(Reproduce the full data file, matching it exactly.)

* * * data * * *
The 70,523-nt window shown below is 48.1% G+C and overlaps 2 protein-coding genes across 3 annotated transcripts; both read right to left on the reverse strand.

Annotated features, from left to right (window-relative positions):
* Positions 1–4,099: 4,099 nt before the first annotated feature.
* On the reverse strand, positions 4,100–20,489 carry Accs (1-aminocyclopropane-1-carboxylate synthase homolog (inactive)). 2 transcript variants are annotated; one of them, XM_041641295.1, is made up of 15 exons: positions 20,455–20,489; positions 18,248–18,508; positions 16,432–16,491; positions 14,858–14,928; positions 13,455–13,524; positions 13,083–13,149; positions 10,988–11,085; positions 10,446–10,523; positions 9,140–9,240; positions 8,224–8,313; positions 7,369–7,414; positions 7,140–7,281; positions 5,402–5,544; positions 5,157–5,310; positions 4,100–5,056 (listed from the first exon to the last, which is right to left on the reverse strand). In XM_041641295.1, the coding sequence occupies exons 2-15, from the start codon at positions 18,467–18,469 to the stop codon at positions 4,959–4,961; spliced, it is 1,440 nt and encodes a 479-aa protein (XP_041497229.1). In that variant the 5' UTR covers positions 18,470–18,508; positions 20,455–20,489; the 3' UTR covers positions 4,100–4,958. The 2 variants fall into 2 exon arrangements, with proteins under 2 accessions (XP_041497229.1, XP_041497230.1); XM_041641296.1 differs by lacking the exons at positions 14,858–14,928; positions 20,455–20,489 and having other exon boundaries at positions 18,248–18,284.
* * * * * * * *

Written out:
The 70,523-nt window shown below is 48.1% G+C and overlaps 2 protein-coding genes across 3 annotated transcripts; both read right to left on the reverse strand.

Annotated features, from left to right (window-relative positions):
* Positions 1–4,099: 4,099 nt before the first annotated feature.
* On the reverse strand, positions 4,100–20,489 carry Accs (1-aminocyclopropane-1-carboxylate synthase homolog (inactive)). 2 transcript variants are annotated; one of them, XM_041641295.1, is made up of 15 exons: positions 20,455–20,489; positions 18,248–18,508; positions 16,432–16,491; positions 14,858–14,928; positions 13,455–13,524; positions 13,083–13,149; positions 10,988–11,085; positions 10,446–10,523; positions 9,140–9,240; positions 8,224–8,313; positions 7,369–7,414; positions 7,140–7,281; positions 5,402–5,544; positions 5,157–5,310; positions 4,100–5,056 (listed from the first exon to the last, which is right to left on the reverse strand). In XM_041641295.1, the coding sequence occupies exons 2-15, from the start codon at positions 18,467–18,469 to the stop codon at positions 4,959–4,961; spliced, it is 1,440 nt and encodes a 479-aa protein (XP_041497229.1). In that variant the 5' UTR covers positions 18,470–18,508; positions 20,455–20,489; the 3' UTR covers positions 4,100–4,958. The 2 variants fall into 2 exon arrangements, with proteins under 2 accessions (XP_041497229.1, XP_041497230.1); XM_041641296.1 differs by lacking the exons at positions 14,858–14,928; positions 20,455–20,489 and having other exon boundaries at positions 18,248–18,284.